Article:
Then it hits me: I am here because of a game. A game I've been playing for twenty years. It boggles my mind to think that all of this spectacle and grandeur has sprung up surrounding something as simple as words and art on cardboard, something I learned to play when I was in middle school. I have been traveling the world to write about a game. When I tell people this, they don't scoff or tell me to grow up. They don't mock me for my decision. In fact, most people tend to find it fascinating that I get to travel around the globe for something that doesn't even sound real.
I am not alone. In addition to the hundreds of people around the globe that do what I do for the myriad of games that have a professional circuit, there are thousands and thousands of players that make it their life to travel the globe, chasing their dream of being the best in the world at a game they love, making gaming their chosen profession. In some places, like Korea, gaming culture is so well-respected that professional gamers are treated like rock stars. It's an incredibly respectable profession to move into.
In some places, however, this is not the case. Lee Shi Tian knows this as well as anyone.
Lee Shi Tian put Hong Kong on the Magic map, and as the region's top player, he continues to strive for perfection and to make Magic an accepted lifestyle in Hong Kong.
"Hong Kong is one of the financial centers of the world," Lee began. "People there are more concerned with business than their entertainment. When I tell people that I travel for tournaments, they often condemn me and ask how long I'm going to continue to do this."
Admittedly, people who decide to make leap to making Magic their profession often face an amount of skepticism from people in their lives. Convincing parents and family that it is something that is a positive thing to devote your life to can be difficult to do, but in most places, support is far easier to come by than in places like Hong Kong. Getting taken seriously can be so difficult in Hong Kong that it took Lee living outside of Hong Kong to begin to believe himself that it was a possibility.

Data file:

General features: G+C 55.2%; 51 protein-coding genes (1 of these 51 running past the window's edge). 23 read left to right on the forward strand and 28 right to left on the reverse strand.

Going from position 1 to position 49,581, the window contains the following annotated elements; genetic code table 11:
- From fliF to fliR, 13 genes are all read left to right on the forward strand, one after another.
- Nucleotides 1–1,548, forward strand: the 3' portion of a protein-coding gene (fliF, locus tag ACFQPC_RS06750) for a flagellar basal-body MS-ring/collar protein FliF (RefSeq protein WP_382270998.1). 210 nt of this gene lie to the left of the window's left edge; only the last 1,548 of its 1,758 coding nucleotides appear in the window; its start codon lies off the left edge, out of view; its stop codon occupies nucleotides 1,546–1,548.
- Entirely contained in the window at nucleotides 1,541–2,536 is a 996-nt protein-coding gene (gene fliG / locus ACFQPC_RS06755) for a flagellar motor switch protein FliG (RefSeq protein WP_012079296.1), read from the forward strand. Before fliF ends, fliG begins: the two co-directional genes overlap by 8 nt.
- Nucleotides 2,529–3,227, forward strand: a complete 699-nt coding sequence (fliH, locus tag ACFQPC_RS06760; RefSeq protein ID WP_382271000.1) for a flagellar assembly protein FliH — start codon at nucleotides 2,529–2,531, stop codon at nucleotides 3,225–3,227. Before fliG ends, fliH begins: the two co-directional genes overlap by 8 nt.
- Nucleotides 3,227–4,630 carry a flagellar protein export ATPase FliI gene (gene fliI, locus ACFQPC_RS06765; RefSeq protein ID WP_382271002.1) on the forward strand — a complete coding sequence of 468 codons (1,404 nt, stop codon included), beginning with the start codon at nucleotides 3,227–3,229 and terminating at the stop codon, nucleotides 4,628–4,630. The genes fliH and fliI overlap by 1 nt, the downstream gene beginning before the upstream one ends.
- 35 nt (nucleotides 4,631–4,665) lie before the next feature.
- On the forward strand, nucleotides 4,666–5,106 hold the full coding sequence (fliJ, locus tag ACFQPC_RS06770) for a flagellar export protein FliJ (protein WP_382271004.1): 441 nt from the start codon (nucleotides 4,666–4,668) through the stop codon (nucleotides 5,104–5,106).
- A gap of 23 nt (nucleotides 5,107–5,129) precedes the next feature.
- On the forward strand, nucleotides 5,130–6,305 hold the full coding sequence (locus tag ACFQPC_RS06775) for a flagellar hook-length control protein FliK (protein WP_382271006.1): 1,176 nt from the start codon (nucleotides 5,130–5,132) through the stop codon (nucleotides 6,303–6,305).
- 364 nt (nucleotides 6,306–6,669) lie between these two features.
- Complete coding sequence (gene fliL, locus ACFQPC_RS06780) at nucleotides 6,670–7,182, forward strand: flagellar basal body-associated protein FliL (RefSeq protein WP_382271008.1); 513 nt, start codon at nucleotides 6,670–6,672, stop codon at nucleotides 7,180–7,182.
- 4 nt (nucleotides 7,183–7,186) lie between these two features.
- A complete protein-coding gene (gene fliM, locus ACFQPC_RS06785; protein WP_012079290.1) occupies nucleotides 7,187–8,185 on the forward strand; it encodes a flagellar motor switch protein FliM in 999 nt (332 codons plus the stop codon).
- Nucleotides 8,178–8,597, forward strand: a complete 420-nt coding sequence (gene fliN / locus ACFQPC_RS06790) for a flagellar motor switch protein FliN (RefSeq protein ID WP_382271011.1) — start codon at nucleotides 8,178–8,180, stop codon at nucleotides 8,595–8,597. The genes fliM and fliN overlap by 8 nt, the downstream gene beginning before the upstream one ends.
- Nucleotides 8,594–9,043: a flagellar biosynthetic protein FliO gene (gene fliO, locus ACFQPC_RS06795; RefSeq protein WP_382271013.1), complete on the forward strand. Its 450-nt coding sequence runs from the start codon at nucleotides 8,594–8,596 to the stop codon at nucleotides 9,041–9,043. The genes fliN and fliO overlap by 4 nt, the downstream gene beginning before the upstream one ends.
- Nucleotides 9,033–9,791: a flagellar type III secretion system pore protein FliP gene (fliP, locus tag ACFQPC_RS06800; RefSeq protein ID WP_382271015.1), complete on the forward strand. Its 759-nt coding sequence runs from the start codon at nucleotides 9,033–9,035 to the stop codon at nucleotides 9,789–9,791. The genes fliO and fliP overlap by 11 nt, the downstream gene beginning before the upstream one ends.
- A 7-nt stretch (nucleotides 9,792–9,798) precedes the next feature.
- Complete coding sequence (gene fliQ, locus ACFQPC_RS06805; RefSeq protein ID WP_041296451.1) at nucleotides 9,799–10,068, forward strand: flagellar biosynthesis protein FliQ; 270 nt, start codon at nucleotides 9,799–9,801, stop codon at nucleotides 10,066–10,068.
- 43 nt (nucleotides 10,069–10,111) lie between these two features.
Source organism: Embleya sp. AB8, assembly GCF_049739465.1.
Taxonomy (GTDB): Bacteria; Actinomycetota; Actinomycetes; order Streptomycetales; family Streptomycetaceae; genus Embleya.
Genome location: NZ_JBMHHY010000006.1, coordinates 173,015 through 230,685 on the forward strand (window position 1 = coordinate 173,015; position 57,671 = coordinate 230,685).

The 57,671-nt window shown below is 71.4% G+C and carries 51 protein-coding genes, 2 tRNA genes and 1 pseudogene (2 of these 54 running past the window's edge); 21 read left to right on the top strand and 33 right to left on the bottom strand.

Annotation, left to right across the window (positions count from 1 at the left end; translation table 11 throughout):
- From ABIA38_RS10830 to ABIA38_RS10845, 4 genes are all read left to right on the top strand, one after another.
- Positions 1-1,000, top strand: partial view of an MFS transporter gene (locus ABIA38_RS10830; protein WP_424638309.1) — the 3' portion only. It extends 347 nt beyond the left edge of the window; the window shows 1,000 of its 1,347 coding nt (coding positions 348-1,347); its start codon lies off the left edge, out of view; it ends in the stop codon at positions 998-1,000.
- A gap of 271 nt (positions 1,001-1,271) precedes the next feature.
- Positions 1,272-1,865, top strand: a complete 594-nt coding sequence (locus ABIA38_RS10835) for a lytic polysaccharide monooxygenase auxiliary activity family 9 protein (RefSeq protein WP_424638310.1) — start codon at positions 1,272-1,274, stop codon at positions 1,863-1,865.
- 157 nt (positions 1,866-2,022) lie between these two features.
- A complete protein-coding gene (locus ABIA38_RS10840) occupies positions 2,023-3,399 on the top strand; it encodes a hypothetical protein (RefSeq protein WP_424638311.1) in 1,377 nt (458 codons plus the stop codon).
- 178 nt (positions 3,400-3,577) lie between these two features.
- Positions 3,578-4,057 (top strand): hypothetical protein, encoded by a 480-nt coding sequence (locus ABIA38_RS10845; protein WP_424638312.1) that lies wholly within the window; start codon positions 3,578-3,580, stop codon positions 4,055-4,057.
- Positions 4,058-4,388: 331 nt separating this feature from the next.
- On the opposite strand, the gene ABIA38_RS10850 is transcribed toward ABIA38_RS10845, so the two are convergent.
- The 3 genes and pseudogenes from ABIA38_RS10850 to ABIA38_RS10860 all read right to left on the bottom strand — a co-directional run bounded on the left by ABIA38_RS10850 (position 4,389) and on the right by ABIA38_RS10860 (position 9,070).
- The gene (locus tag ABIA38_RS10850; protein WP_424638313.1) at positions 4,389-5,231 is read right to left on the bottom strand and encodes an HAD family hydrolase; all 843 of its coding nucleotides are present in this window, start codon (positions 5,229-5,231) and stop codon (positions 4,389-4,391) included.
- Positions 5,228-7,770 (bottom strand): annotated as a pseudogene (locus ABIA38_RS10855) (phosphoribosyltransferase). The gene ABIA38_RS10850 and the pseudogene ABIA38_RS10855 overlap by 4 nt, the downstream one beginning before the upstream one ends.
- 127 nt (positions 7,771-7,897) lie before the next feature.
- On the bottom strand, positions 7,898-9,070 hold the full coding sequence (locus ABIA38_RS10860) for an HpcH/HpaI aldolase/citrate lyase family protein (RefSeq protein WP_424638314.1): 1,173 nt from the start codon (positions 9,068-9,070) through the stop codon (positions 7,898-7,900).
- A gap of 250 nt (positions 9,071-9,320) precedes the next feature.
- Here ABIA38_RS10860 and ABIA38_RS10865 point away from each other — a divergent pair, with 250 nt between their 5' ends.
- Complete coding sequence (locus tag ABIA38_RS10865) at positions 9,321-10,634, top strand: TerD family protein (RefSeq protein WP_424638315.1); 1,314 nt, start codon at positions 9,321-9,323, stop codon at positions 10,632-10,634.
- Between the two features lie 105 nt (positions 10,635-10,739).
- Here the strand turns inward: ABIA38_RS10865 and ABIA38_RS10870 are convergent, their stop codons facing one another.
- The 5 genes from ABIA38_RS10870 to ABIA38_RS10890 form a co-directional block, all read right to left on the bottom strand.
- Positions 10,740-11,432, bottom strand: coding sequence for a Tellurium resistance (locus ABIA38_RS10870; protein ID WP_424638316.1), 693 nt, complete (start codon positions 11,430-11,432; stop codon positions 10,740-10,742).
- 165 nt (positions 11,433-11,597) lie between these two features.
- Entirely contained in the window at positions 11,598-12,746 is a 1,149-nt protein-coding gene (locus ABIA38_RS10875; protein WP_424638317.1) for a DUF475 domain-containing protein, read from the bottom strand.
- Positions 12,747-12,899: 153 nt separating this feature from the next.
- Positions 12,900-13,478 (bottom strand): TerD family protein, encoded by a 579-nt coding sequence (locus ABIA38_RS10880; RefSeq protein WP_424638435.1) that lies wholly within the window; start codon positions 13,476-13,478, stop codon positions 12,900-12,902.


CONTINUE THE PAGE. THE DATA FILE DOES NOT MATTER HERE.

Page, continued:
"I started to play Magic originally about twelve years ago," Lee recalled. "The community in Hong Kong is not very large, and they are mostly casual players instead of competitive players. In 2008, I went to England as an exchange student. While I was there, I decided to go to some Grand Prix events in Europe, and then I luckily won one of them. Because of that, I began playing Magic competitively."
The tournament in question was Grand Prix Birmingham in 2008, and the format was Lorwyn Block Constructed. Lee's weapon of choice for the weekend was the White Weenie Kithkin deck, which he admittedly got bored of over the course of the weekend. Upon looking back, the Top 8 that Lee had to defeat to claim the title was a veritable who's who of European Magic, including World Champion Antti Malin, Hall of Famers Jelger Wiegersma and Raphael Levy, and Pro Tour Champion Remi Fortier. It was in this forge that Lee's competitive fires were stoked, and he didn't look back, even though he knew that his decision would be admonished.
"The general lack of respect that gamers get in Hong Kong is one of the major reasons I am so driven to do well," he told me.
Rather than sit back and continue to struggle alone, Lee took charge. Upon returning to Hong Kong, Lee marshaled the players who had the competitive spark and formed them into a team that began to focus on competitive Magic. In time, his network grew, picking up a number of top players from the APAC region, most notably Tzu-Ching Kuo and the World Magic Cup winners.
"I think that the most important part of playing Magic is that it has let me meet many great friends in many different places. That part is more important to me than just playing the game. Meeting the people. I have made so many friends playing Magic that have become a big part of my life. Chapman Sim in Singapore, Ruei Shen Wang, Tzu-Ching Kuo, and Hao-Shan Huang in Taiwan are just a few."